While taking courses and completing the exercises and projects are rewarding, there is no better way to learn how to code than "taking off the training wheels" and building your own projects!

It's easy to fall into what is known as "tutorial hell πŸ”₯," where you end up taking course after course but are still unable to create your own projects without assistance.

What helps me concretely learn a topic covered in a course is creating a project based on that topic and writing a coverage article. Admittedly, it is a lot of extra work, but it is in your own best interest to have the mindset of "you're learning to code," NOT "earning a certification," when it comes to taking these courses.

Create a portfolio

James, Matt, and Mike unanimously agree you must have outstanding portfolio projects! You need to prioritize creating unique and passionately inspired projects to help your work stand out from the crowd of standard weather app tutorials.

James tells us that, all the way back when he was interviewing for Microsoft, the interviewer wanted to see his "hobby projects." You see, it's not enough to showcase projects that are requirements for completing courses. Employers look for motivated individuals who go beyond the call of duty, creating unique and inspired projects that showcase their skills and coding abilities!

James created a Harry Potter trivia app that adequately showcased his coding skills and his passion for creating, which he talked about during his interviews! πŸ‘πŸ»

Differentiate yourself from others

On the subject of creating uniquely inspired coding projects, it is paramount that you successfully differentiate yourself from others! It's currently a tough market and economy, and unfortunately, James informs us that some of his friends have been getting laid off.

James was not immune to this, as he himself was laid off from PlanetScale! However, he managed to transform this unfortunate event into a victory by becoming a full-time content creator, earning as much or even more than he previously made working for other companies! πŸ’Έ

I believe the best way to set yourself apart from others is by building your "online presence." Your online presence is one of your most valuable assets, as it accompanies you wherever you go. Whether you move from job to job, freelance, or start your own company, the people you connect with through your online presence will continue to follow you every step of the way!

You can build your online presence by:

  • Building and maintaining a professional website
  • Active participation in online communities
  • Sharing work on platforms like GitHub or LinkedIn
  • Writing and publishing industry-related articles
  • Creating a YouTube channel or podcast
  • Engaging on social media platforms
  • Contributing to open-source projects
  • Hosting webinars or online workshops
  • Networking through virtual events

Build you network

There is a popular saying: your network is your net worth! Building your network has so many advantages that the topic deserves its own article. To put it simply, networking can be summed up in one word: opportunity!

Shortly after being laid off from PlanetScale, James shares that his DMs were flooded with job offers from people in his network! To be clear, these messages weren't just "There's a job opening at our company." Instead, they were, "We want you to work at our company!" Networking has led to an abundance of job opportunities!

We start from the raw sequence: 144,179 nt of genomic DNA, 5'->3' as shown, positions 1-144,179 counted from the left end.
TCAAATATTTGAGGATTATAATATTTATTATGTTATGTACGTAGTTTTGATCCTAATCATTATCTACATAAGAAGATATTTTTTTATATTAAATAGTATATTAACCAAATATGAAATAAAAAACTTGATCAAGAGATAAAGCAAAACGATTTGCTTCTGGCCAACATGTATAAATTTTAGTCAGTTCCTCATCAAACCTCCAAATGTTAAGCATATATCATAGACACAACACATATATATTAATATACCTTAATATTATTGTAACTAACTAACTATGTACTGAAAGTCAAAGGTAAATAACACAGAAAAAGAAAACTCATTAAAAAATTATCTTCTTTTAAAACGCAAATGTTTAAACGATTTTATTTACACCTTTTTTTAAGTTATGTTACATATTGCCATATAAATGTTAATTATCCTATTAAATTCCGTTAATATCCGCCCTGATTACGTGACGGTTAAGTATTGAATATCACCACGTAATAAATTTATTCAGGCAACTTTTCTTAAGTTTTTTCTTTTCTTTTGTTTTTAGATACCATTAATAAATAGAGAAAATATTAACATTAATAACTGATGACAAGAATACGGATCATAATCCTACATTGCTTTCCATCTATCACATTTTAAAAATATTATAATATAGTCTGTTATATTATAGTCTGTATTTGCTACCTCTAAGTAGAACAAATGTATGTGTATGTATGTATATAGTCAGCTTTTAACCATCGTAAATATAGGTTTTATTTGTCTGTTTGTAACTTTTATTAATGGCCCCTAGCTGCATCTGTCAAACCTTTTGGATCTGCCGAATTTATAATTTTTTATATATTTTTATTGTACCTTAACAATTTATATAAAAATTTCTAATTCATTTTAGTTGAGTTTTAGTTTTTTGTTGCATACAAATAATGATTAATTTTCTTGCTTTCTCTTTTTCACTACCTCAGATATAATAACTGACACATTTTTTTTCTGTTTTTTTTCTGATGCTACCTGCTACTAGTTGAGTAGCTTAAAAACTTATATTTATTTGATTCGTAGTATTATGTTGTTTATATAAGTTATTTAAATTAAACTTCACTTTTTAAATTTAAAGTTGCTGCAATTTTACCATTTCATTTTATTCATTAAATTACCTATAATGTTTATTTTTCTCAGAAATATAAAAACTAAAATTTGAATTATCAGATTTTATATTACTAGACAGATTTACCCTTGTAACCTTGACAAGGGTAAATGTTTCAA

Yes, I understand that James, as a college graduate with a successful YouTube channel, has an advantage when it comes to networking opportunities. However, let me encourage you by sharing my own experience. As a self-taught developer without a college degree, I also receive numerous networking opportunities, including earning a side income from writing articles and providing code reviews. And I am still a student myself, currently learning React!

Following the same advice for building your online presence in the previous section of this article will organically build up your network. βœ”

πŸ’‘James has a philosophy: Work towards doing more of the things you enjoy! By working towards doing more of the things you enjoy, you will also do less of the things you don't enjoy! If you do not consciously follow this, you will be doing yourself an injustice.

When you've landed your first tech job

When you land your first job, you'll be coding every day alongside a team. As a positive outcome, you'll be immersed in coding and all the responsibilities of an employed developer, leading to exponential learning growth! James emphasizes that there is no comparison between spending forty hours a week coding independently and working forty hours a week as a hired developer on a team.

Should you still be learning once you are hired?

So, now that you have made it into the tech industry and are part of the workforce, should you continue your code-learning education? James tells us that it depends. It's going to be a personal decision, depending on your life responsibilities. If your current knowledge level is adequate for your job and no longer worth spending your extra valuable time learning, then you're good. However, if you are career-focused, you should continue learning relevant topics and coding languages.

Pursue dedicated learning time on the job

James firmly believes that you should have dedicated learning time on the job. While it may seem like all your time at work is spent learning when you're new, it's important to have time to explore and learn new things not directly related to your job. You should have allocated time and resources to further your education, such as funding and access to Udemy courses during your work shift.

Now, admittingly, this "learn at work" approach to furthering your education on the job largely depends on your current work culture. While some companies support this learning system, others might view it as absurd! πŸ€ͺ

If the company you are working for gives you a firm NO to dedicating learning time on the job, then that is essentially your "red flag" to consider working your way out of that job! 🚩